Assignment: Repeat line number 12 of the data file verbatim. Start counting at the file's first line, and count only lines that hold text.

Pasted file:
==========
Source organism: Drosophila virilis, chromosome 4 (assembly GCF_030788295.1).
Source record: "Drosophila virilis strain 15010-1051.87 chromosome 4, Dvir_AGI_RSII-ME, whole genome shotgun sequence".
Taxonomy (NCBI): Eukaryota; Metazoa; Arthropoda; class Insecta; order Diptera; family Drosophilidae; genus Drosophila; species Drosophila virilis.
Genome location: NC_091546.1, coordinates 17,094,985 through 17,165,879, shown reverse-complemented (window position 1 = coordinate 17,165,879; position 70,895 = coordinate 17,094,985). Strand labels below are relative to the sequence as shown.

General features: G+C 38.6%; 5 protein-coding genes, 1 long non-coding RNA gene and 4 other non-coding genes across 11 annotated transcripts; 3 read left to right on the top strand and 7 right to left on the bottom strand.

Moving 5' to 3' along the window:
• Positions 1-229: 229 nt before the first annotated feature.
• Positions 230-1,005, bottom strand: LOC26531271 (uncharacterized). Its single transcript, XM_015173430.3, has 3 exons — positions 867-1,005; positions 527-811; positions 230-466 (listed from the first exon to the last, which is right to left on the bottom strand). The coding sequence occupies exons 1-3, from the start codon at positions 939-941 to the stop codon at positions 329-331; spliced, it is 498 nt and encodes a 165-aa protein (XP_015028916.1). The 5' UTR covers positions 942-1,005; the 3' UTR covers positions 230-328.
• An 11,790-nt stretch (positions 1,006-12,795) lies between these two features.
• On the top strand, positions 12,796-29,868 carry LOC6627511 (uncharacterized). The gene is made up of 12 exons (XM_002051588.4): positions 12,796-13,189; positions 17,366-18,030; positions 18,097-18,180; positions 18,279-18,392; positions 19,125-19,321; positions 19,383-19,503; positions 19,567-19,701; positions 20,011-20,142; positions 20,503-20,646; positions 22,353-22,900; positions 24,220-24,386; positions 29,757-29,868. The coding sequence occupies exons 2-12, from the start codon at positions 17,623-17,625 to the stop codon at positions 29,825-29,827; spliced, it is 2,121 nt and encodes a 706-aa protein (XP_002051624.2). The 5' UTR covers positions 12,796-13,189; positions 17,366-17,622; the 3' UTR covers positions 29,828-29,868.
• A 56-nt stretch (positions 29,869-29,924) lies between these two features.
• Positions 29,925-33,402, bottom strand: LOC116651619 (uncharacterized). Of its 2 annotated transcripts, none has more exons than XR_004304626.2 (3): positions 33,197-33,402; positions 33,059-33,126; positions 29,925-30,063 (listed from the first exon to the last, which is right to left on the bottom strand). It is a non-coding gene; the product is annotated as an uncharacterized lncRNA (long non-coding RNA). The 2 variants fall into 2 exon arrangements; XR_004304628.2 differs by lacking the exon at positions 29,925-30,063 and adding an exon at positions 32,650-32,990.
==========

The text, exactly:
• Positions 29,925-33,402, bottom strand: LOC116651619 (uncharacterized). Of its 2 annotated transcripts, none has more exons than XR_004304626.2 (3): positions 33,197-33,402; positions 33,059-33,126; positions 29,925-30,063 (listed from the first exon to the last, which is right to left on the bottom strand). It is a non-coding gene; the product is annotated as an uncharacterized lncRNA (long non-coding RNA). The 2 variants fall into 2 exon arrangements; XR_004304628.2 differs by lacking the exon at positions 29,925-30,063 and adding an exon at positions 32,650-32,990.